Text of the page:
AUBURN, Ala. — Late in the third quarter of Saturday night’s game with fifth-ranked Auburn, LSU freshman quarterback Brandon Harris stood on the sideline at a chilly Jordan-Hare Stadium — his arms folded and a headset on.

The picture nearly told the whole story of Harris’ first collegiate start, which ended with 5:28 left in the third period when he was replaced by the man he replaced a week earlier: sophomore Anthony Jennings.

Exactly one week after coming off the bench to ignite a sluggish offense, leading his team to seven touchdowns in as many possessions in a 63-7 demolition of New Mexico State, the shoe was on the other foot for Harris’ much-anticipated starting debut in Auburn’s far-too-easy 41-7 victory.

To be sure, it wasn’t a memorable starting debut for Harris.

After the game he limped to the locker room following a brief meeting with Auburn coach Gus Malzahn, who unsuccessfully tried to recruit Harris out of Bossier City’s Parkway High last fall.

LSU coach Les Miles said Harris, who was wearing a walking boot when he met with reporters, sprained his right ankle. Harris said he suffered a bruise on a 32-yard run on the second-to-last play of the first half and will have treatment Sunday morning.

Yet the ankle injury was nothing compared to the pain that came with his uneven performance.

“From the start to the finish, everything about it was awful,” the 18-year-old freshman said as he faced a horde of media seeking answers for his performance. “The thing is, I hope nobody underestimates our coaches. … They do a great job preparing us for each opportunity.

“I flat-out came out and played terrible. I can’t even put a grade on it, but it was awful … awful. I told the guys (on the sideline) to wake me up and tell me it was a nightmare, because it was terrible.”

It was a nightmare, indeed.

After going into the game with 22 completions in 30 pass attempts and six touchdowns in his first four games, Harris was 3 of 14 for 58 yards with one sack.

Harris left in favor of Jennings shortly after Auburn extended a commanding 31-7 halftime lead to 27 points midway through the third period.

Even though the numbers didn’t look good, it wasn’t all Harris’ fault even though he fumbled the snap from center Elliott Porter on LSU’s second play from scrimmage and later had a busted play late in the first quarter that resulted in a 2-yard loss.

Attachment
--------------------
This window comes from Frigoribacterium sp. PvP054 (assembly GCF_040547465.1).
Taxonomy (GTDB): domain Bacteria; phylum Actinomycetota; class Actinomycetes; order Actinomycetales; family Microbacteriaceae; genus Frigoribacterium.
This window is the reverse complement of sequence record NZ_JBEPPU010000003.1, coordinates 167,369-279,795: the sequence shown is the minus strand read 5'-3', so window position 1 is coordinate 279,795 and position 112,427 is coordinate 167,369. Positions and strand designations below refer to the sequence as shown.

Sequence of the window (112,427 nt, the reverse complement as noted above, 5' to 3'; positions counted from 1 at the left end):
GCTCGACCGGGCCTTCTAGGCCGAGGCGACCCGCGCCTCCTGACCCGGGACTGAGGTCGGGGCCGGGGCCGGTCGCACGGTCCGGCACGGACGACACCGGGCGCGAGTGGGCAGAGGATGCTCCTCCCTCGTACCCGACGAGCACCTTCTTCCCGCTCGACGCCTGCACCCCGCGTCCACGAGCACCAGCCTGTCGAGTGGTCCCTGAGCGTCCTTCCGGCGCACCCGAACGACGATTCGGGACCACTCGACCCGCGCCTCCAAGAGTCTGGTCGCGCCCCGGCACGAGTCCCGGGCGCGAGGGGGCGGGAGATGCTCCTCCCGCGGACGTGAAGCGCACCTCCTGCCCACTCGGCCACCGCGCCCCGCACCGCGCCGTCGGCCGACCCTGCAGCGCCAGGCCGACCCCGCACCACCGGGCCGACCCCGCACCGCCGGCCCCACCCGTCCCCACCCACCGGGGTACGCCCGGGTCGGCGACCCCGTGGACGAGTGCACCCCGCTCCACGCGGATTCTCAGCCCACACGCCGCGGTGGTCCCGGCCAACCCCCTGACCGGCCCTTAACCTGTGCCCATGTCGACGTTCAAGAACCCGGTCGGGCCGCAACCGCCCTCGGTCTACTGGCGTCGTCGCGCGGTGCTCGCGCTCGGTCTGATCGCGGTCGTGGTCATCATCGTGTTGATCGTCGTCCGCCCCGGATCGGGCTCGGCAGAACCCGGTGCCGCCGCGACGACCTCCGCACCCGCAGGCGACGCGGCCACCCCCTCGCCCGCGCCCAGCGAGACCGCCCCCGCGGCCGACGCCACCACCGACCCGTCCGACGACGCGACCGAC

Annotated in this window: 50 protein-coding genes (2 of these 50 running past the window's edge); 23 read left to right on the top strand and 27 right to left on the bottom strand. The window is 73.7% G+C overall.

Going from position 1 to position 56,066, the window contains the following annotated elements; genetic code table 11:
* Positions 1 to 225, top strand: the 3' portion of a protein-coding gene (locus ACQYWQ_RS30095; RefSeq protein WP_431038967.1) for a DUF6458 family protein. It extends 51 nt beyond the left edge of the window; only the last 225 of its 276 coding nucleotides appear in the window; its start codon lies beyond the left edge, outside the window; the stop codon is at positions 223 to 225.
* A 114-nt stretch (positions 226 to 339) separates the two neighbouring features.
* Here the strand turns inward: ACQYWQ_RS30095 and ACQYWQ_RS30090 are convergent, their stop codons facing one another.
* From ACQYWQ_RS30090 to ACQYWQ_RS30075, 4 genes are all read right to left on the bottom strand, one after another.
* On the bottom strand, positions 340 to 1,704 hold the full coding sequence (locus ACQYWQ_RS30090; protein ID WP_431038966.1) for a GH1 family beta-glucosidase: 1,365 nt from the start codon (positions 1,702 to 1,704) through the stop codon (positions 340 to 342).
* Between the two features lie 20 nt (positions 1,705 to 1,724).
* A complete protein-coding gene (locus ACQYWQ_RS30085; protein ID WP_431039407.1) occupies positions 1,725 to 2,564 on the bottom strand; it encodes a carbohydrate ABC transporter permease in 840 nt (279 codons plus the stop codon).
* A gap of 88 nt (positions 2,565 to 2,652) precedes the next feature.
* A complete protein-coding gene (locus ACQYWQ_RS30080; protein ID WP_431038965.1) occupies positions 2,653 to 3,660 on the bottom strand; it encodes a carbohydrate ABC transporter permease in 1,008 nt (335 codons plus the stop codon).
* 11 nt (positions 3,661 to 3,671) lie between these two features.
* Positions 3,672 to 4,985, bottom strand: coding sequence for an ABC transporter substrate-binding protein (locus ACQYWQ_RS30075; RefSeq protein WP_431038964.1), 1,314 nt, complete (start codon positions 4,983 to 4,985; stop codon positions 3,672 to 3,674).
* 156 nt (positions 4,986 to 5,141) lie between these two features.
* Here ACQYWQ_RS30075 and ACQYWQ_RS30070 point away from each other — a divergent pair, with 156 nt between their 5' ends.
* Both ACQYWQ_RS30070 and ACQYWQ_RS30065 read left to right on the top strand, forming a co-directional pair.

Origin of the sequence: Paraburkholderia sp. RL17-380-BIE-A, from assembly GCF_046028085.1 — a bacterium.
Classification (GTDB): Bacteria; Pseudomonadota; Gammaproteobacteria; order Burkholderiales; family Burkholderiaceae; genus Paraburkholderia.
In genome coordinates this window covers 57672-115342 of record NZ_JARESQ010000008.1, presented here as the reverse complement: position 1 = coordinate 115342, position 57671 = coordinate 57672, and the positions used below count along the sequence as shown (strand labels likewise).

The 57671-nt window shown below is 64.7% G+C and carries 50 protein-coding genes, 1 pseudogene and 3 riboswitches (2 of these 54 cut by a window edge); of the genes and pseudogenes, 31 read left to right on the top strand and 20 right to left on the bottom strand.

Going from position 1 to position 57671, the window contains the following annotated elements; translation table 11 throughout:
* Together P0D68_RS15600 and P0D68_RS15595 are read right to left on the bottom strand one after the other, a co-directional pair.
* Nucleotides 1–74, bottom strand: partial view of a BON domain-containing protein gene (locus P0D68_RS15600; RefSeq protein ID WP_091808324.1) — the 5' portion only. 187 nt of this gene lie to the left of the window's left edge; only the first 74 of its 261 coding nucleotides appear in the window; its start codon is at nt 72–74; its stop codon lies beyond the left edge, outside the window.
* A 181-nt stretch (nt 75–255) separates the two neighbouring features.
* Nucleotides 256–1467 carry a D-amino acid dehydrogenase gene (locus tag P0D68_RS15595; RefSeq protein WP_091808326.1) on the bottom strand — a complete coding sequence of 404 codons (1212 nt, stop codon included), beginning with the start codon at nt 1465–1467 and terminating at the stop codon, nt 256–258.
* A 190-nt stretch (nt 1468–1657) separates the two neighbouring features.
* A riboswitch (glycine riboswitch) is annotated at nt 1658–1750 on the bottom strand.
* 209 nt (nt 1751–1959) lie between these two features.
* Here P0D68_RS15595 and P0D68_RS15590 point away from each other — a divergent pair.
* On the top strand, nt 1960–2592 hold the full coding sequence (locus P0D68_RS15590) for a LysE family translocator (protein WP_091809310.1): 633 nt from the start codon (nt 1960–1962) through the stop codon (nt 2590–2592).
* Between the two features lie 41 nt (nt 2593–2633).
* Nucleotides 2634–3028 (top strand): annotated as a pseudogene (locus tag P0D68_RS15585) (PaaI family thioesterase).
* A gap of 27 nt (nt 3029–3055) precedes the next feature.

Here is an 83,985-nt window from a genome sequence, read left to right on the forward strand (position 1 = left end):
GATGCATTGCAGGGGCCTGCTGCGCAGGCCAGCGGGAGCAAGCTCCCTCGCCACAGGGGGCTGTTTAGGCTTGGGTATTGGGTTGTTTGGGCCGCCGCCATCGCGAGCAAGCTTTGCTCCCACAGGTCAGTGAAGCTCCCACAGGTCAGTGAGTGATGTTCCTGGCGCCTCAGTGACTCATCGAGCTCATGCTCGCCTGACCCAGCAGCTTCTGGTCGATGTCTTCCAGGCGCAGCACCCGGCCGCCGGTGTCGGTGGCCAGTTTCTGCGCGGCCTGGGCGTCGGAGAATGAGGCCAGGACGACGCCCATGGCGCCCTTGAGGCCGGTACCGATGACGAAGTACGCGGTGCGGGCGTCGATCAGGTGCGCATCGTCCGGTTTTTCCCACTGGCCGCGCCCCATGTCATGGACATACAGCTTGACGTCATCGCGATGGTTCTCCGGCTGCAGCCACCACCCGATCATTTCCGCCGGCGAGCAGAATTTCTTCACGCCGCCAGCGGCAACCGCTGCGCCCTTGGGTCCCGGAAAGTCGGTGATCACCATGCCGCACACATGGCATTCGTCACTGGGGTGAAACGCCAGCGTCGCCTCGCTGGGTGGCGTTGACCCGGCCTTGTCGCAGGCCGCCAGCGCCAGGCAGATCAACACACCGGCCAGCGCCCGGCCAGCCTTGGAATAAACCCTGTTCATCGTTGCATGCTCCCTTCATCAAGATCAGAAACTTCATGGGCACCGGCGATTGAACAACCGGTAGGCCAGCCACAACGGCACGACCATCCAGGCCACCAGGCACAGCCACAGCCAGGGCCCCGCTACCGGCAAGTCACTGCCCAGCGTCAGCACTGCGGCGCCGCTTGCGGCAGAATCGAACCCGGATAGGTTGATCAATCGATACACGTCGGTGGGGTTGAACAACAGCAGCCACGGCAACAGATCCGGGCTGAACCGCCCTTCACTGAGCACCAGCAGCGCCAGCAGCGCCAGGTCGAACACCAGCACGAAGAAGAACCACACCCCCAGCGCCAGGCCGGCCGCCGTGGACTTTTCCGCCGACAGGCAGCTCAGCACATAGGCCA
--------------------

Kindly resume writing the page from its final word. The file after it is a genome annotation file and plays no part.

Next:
That was just the tip of the iceberg for LSU’s offense.

Behind the eight-ball almost from the start, LSU managed just 170 total yards on 33 snaps in the first half, while Auburn piled up 247 yards in the first quarter and 379 yards in the first two periods.

LSU started the game with three three-and-outs and Auburn led 17-0 before Harris’ team could pick up its initial first down of the game on a 10-yard run by Leonard Fournette on its fourth possession.

Ironically, that series produced LSU’s only touchdown of the game. After three runs by Fournette moved the ball to the LSU 47, Harris rolled right and threw a deep pass for freshman wide receiver Malachi Dupre.

Dupre out-jumped an Auburn defender and came down with the ball for a 52-yard completion to the Auburn 1, which led to Kenny Hilliard’s scoring run on the next play.

But even that failed to get LSU’s offense going as it had to punt on its next two possessions after Auburn quarterback Nick Marshall pushed the lead to 24-7 on his second touchdown pass of the first half, a 9-yard pitch to tight end C.J. Uzomah.

Again, Harris tried to shoulder most of the blame after the LSU defense stopped Auburn on two straight possessions where the offense could have cut into the sizable deficit.

“Obviously, you have to stay smooth and be in a rhythm and handle things the right way,” said Harris, whose 32-yard dash got his team to Auburn’s 25 before failing to connect with wide receiver Travin Dural in the back of the end zone on the final play of the half.

“I missed some throws that I normally make. It’s just not acceptable as the starting quarterback at this university. Obviously, the standard has been set high by Zach (Mettenberger) and the quarterbacks that came before him. Again, the overall performance was terrible.”

Many of Harris’ incompletions sailed on him, but he denied that he was nervous going into his first start in front of 87,451 fans.

“I didn’t feel nervous at all; the crowd didn’t get to me or anything like that,” he said. “A quarterback (whom he politely declined to identify) texted me and said even the great ones have bad games. Guys were open and I usually hit them, but I just missed them tonight.”

Follow Sheldon Mickles on Twitter @MicklesAdvocate.